Pending cuts: Specifics for each North Carolina school system
They will be asked to hand more money back to the state as part of "discretionary cuts" than was the case last year. Also, federal EduJobs money, which helped keep teachers in classrooms, expires this summer. The combined effect of these two cuts is $332.6 million that school systems will not have in the next fiscal year. This chart lays out the impact on each of the state's 115 school systems if lawmakers do not make changes when they return to Raleigh later this year.
School system: North Carolina has 115 school systems.
Flexibility Cut FY 11-12: This is the amount of money school systems had to give back to the state in fiscal year that began July 1, 2011. School systems receive funding based on the number of students they serve. Flexibility cuts require they hand a portion of that money back.
Estimated Flexibility Cut: This is an estimate of the amount of money school systems will have to hand back to the state in the fiscal year that begins July 1, 2012, if lawmakers do not make changes to the state budget.
Estimated increase in reduction: This shows the estimated increase in dollars that school systems will have to hand back between fiscal year 12-13 and fiscal year 11-12. In every case, schools will be handing back more money in the new fiscal year. It is based on current year enrollment numbers, so final tallies will shift when new enrollment figures are available.
EduJobs money given to schools: This is the total amount of EduJobs money given to schools. EduJobs was a federal grant program designed to keep school districts from firing teachers. It expires this summer. This amount contains funding granted during two different rounds of stimulus.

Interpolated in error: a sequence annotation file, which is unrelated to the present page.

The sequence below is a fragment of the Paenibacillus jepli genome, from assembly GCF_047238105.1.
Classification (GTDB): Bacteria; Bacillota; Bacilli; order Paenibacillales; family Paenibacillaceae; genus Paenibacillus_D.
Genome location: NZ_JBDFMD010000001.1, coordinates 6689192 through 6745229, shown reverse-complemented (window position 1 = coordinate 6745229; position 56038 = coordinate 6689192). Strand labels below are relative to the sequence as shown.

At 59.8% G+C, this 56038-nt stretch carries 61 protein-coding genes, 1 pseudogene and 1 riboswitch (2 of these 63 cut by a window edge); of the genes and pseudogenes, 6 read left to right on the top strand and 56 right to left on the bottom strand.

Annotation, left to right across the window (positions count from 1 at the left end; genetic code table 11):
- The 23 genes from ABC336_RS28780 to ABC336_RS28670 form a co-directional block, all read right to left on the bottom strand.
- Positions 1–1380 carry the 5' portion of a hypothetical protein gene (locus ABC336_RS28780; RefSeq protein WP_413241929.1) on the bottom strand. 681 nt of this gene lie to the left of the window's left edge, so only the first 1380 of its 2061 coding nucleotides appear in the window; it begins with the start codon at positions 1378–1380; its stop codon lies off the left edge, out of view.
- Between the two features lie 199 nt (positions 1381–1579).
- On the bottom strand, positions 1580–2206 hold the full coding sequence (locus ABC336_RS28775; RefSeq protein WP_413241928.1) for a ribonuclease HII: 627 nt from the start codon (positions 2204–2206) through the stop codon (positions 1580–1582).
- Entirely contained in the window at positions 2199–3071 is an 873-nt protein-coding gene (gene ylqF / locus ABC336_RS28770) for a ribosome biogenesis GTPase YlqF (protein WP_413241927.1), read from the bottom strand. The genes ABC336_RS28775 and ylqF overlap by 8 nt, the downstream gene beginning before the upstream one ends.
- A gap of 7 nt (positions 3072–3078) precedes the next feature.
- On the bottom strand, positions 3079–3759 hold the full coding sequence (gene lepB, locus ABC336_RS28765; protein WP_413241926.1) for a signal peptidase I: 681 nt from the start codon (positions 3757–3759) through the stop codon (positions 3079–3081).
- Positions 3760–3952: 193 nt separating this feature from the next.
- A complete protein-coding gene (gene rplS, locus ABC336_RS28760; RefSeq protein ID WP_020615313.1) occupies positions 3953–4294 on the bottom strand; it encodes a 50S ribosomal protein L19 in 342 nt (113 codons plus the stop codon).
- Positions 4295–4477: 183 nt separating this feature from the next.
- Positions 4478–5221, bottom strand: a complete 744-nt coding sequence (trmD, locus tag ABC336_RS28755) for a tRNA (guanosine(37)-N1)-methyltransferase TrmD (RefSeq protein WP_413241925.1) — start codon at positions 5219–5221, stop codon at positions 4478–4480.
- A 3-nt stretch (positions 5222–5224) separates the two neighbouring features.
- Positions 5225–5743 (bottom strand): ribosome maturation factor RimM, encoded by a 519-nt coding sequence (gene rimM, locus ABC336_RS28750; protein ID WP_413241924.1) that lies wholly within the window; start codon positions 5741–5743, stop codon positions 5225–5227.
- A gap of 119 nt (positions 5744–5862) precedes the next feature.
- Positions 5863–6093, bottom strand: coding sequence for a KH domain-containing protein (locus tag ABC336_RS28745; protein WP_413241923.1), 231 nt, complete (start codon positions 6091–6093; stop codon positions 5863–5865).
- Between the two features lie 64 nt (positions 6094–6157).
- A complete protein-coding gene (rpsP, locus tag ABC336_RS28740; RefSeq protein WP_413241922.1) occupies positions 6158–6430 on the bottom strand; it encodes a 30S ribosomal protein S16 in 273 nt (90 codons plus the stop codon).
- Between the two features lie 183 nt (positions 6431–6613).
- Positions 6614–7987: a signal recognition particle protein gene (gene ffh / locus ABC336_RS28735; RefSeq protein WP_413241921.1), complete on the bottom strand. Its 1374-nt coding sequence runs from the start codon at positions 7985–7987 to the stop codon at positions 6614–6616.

EduJobs money in FY 11-12: This is the total amount of EduJobs funding school districts had available to use in FY 11-12. Any money left over can be used until September of this year. After that time, the federal EduJobs funds expire.
Jobs schools funded with EduJobs: This is the number of jobs in each district, as counted by the state Department of Public Instruction, that each school district paid for with the federal funding. This number is calculated in "full time equivalent" positions, so two half-time jobs equals one full-time job.
Schools drop in funding: This is the total amount of money that school systems have to work with in the current fiscal year that they stand to lose if lawmakers do not change the state budget. The General Assembly wrote a two-year budget in June of 2011. However, legislators traditionally adjust budgets in the second year. Lawmakers are unsure if, or how much, they will be able to adjust school funding to compensate for these combined budget cuts.
Click on a column header to sort. Scroll to the bottom for data on charter schools
Charter schools utilized a significant portion of their EduJobs funding in FY 2010-11; therefore, the jobs data for FY 2011-12 significantly understates the use of the funds for those jobs.
Data points for charter schools statewide are as follows:
Flexibility Cut FY 11-12: -$12,985,412
Estimated Flexibility Cut: -$15,227,664
Estimated increase in reduction: -$2,242,252
EduJobs money given to schools: 8,343,172
EduJobs money in FY 11-12: $1,170,794
Jobs schools funded with EduJobs: Data incomplete
Schools drop in funding: -$3,413,046